In Alexander’s generation, most men who possessed enough property to write a will name only one or two living children. Alexander names six. The youngest three–Alexander, Nathaniel, and Elizabeth–are identified in a codicil to the will as the children of his last wife, Elizabeth. Some genealogists believe that some or all of these three were Elizabeth’s children from a former marriage and were adopted by Alexander. Their birth dates lend credence to this: Alexander, the eldest of the three, may have been born as early as 1671, a year in which the previous wife, Sarah, was still alive, while the two youngest were born in the two years preceding Alexander’s death at age 66. Formal adoption did not exist in colonial Maryland, so no records of that kind would be available. The elder three children–Samuel, James, and John–were the children of Sarah. John died young, without issue. Elizabeth lived to marry, but died without issue. Samuel, James, Alexander, and Nathaniel all had children…who had children. This is an extraordinarily high reproductive rate for Alexander’s times, and explains why there are so many of us today.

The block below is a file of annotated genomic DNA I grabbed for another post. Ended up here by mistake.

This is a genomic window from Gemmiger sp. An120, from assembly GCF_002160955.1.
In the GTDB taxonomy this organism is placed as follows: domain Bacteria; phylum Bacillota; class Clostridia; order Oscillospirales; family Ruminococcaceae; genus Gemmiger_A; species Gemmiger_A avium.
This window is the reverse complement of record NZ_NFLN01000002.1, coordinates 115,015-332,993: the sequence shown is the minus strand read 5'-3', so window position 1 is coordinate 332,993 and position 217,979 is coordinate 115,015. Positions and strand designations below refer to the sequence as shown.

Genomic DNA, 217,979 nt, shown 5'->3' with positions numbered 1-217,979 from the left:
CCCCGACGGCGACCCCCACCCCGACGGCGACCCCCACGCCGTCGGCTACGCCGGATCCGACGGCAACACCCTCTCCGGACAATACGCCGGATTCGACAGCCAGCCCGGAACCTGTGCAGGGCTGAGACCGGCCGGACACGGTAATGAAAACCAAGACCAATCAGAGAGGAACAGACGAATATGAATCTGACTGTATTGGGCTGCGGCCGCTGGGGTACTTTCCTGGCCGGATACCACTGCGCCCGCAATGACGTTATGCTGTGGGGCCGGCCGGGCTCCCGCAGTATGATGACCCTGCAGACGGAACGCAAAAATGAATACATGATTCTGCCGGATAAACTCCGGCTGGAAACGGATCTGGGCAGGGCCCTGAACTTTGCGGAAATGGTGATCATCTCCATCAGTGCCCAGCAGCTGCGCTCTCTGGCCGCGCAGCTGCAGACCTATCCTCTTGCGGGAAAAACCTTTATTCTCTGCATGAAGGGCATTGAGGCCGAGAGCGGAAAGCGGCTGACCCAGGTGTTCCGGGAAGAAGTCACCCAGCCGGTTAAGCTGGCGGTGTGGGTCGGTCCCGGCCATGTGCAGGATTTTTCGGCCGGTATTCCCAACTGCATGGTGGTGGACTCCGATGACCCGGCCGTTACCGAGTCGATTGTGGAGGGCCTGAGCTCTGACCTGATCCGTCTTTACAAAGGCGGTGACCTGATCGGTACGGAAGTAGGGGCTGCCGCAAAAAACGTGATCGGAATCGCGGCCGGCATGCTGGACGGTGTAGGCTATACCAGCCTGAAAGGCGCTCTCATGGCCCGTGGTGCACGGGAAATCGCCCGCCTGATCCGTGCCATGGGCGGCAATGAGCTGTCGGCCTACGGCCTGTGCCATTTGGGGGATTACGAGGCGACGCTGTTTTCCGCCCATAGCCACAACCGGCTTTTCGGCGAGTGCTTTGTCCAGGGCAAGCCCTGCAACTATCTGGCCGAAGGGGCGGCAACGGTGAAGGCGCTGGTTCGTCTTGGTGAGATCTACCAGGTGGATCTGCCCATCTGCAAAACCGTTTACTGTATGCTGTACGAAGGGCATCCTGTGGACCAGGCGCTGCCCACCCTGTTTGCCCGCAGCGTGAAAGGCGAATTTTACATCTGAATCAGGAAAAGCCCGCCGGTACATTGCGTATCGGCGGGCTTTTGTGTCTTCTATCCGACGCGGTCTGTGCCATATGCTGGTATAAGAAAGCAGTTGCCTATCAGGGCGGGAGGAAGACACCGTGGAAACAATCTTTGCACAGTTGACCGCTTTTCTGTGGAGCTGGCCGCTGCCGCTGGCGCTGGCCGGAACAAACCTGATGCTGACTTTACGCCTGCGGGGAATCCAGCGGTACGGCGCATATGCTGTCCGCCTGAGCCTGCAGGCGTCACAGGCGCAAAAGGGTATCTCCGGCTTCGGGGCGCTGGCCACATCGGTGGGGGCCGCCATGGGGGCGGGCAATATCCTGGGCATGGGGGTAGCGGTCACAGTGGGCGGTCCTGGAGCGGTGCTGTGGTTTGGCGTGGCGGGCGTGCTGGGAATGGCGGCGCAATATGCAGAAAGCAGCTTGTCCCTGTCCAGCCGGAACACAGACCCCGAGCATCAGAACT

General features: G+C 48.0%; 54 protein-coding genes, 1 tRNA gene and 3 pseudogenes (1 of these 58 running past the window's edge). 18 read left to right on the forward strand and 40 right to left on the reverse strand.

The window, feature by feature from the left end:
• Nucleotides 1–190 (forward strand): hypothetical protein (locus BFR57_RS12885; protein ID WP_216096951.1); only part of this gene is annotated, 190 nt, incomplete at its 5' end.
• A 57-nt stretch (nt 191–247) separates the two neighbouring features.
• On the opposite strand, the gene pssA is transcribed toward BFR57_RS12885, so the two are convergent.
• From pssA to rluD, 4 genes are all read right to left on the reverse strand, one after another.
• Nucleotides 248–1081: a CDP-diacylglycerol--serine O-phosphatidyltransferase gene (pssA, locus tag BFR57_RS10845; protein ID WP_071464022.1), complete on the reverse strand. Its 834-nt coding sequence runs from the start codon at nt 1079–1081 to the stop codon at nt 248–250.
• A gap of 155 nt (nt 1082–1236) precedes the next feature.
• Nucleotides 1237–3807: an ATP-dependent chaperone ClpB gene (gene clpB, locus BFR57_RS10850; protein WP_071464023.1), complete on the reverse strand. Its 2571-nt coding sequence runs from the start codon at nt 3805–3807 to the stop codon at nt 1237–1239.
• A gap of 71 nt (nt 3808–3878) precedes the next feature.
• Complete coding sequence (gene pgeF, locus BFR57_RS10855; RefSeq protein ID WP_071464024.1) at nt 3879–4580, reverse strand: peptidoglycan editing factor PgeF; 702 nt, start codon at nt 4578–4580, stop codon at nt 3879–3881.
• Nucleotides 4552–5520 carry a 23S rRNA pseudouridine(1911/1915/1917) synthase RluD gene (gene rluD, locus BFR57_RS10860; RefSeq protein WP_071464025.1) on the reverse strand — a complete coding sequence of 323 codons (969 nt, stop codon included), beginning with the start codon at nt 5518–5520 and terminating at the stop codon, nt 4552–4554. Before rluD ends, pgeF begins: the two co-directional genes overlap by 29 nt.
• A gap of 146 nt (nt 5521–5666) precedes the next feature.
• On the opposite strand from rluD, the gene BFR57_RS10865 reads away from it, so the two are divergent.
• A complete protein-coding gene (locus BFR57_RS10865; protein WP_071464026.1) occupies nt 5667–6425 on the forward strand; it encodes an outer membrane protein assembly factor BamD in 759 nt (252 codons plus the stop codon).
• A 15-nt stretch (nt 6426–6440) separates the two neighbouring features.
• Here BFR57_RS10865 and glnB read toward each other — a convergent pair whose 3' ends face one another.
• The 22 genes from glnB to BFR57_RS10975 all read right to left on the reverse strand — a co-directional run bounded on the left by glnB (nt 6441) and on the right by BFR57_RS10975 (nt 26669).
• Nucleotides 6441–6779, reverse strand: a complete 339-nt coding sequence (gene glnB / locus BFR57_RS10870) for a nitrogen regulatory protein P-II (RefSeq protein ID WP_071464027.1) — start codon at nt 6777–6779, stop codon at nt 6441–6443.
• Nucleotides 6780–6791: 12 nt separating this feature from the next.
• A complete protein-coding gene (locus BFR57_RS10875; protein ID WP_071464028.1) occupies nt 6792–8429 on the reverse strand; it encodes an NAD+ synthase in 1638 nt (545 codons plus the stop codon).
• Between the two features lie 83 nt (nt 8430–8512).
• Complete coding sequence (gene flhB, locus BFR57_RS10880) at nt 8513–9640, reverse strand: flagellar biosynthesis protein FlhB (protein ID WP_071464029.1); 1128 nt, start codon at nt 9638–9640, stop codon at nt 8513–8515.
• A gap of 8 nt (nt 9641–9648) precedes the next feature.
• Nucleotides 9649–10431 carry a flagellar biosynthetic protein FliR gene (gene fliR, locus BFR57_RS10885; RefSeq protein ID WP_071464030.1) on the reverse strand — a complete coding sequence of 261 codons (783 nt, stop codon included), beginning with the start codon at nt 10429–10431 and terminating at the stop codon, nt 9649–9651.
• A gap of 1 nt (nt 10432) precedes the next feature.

Russell Menard, a leading historian of early colonial society in the Chesapeake, says that in Alexander’s generation 75% of men who survived their indenture went on to hold some kind of government office, such as constable, juror, or surveyor of roads. Alexander was among the 25% who did not.
See also Alexander Magruder’s will / Inventory of Alexander Magruder’s Estate / Alexander’s will (transcribed) / How Do We Know Alexander Was Indentured in Maryland? / Anchovie Hills & Magruder’s Tobacco Landing
What shaped Alexander Magruder?
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See sources under the Bibliography tab for full citations, some with links or PDFs.
Charles Kurz, “McGruder Lineage in Scotland to Magruder Family in America.”
Charles Kurz, “Margaret Campbell of Keithick.”
Charles Kurz, Research notebooks.
Gordon MacGregor, The Red Book of Perthshire, pp 491-493.
John MacGregor, “The McGrouthers of Meigor in Glenartney.”
Don McGruther, MacGrouthers in Scotland before 1855, especially pp. 13-18, 42-125.
Russell Menard, Economy and Society in Early Colonial Maryland.